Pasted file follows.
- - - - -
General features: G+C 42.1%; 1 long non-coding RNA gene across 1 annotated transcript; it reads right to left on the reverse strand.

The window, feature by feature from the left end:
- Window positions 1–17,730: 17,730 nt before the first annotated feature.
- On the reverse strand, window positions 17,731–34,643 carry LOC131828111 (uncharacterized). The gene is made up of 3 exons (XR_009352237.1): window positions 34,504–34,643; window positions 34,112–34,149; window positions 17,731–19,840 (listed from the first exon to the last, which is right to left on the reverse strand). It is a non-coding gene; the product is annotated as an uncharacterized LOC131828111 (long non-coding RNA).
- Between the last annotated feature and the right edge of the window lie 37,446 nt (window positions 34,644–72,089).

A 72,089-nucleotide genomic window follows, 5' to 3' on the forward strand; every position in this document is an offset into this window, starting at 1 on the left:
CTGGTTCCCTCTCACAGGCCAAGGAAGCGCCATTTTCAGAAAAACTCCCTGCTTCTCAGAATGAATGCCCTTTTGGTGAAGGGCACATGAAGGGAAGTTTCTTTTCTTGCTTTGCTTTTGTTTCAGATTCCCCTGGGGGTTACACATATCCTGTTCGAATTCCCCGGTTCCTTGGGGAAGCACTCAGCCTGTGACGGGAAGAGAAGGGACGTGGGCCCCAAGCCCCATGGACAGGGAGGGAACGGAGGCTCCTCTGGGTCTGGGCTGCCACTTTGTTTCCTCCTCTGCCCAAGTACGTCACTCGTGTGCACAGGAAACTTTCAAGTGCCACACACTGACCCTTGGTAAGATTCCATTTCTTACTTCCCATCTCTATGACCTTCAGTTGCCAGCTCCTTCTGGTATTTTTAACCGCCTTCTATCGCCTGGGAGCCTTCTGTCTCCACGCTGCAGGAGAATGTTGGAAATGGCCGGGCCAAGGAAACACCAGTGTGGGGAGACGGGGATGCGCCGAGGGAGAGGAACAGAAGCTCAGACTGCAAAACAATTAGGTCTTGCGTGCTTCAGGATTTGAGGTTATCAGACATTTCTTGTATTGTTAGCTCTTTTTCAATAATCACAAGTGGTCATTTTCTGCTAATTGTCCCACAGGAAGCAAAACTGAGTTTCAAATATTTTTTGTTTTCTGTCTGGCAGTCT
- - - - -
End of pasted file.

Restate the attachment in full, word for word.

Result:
General features: G+C 42.1%; 1 long non-coding RNA gene across 1 annotated transcript; it reads right to left on the reverse strand.

The window, feature by feature from the left end:
- Window positions 1–17,730: 17,730 nt before the first annotated feature.
- On the reverse strand, window positions 17,731–34,643 carry LOC131828111 (uncharacterized). The gene is made up of 3 exons (XR_009352237.1): window positions 34,504–34,643; window positions 34,112–34,149; window positions 17,731–19,840 (listed from the first exon to the last, which is right to left on the reverse strand). It is a non-coding gene; the product is annotated as an uncharacterized LOC131828111 (long non-coding RNA).
- Between the last annotated feature and the right edge of the window lie 37,446 nt (window positions 34,644–72,089).

A 72,089-nucleotide genomic window follows, 5' to 3' on the forward strand; every position in this document is an offset into this window, starting at 1 on the left:
CTGGTTCCCTCTCACAGGCCAAGGAAGCGCCATTTTCAGAAAAACTCCCTGCTTCTCAGAATGAATGCCCTTTTGGTGAAGGGCACATGAAGGGAAGTTTCTTTTCTTGCTTTGCTTTTGTTTCAGATTCCCCTGGGGGTTACACATATCCTGTTCGAATTCCCCGGTTCCTTGGGGAAGCACTCAGCCTGTGACGGGAAGAGAAGGGACGTGGGCCCCAAGCCCCATGGACAGGGAGGGAACGGAGGCTCCTCTGGGTCTGGGCTGCCACTTTGTTTCCTCCTCTGCCCAAGTACGTCACTCGTGTGCACAGGAAACTTTCAAGTGCCACACACTGACCCTTGGTAAGATTCCATTTCTTACTTCCCATCTCTATGACCTTCAGTTGCCAGCTCCTTCTGGTATTTTTAACCGCCTTCTATCGCCTGGGAGCCTTCTGTCTCCACGCTGCAGGAGAATGTTGGAAATGGCCGGGCCAAGGAAACACCAGTGTGGGGAGACGGGGATGCGCCGAGGGAGAGGAACAGAAGCTCAGACTGCAAAACAATTAGGTCTTGCGTGCTTCAGGATTTGAGGTTATCAGACATTTCTTGTATTGTTAGCTCTTTTTCAATAATCACAAGTGGTCATTTTCTGCTAATTGTCCCACAGGAAGCAAAACTGAGTTTCAAATATTTTTTGTTTTCTGTCTGGCAGTCT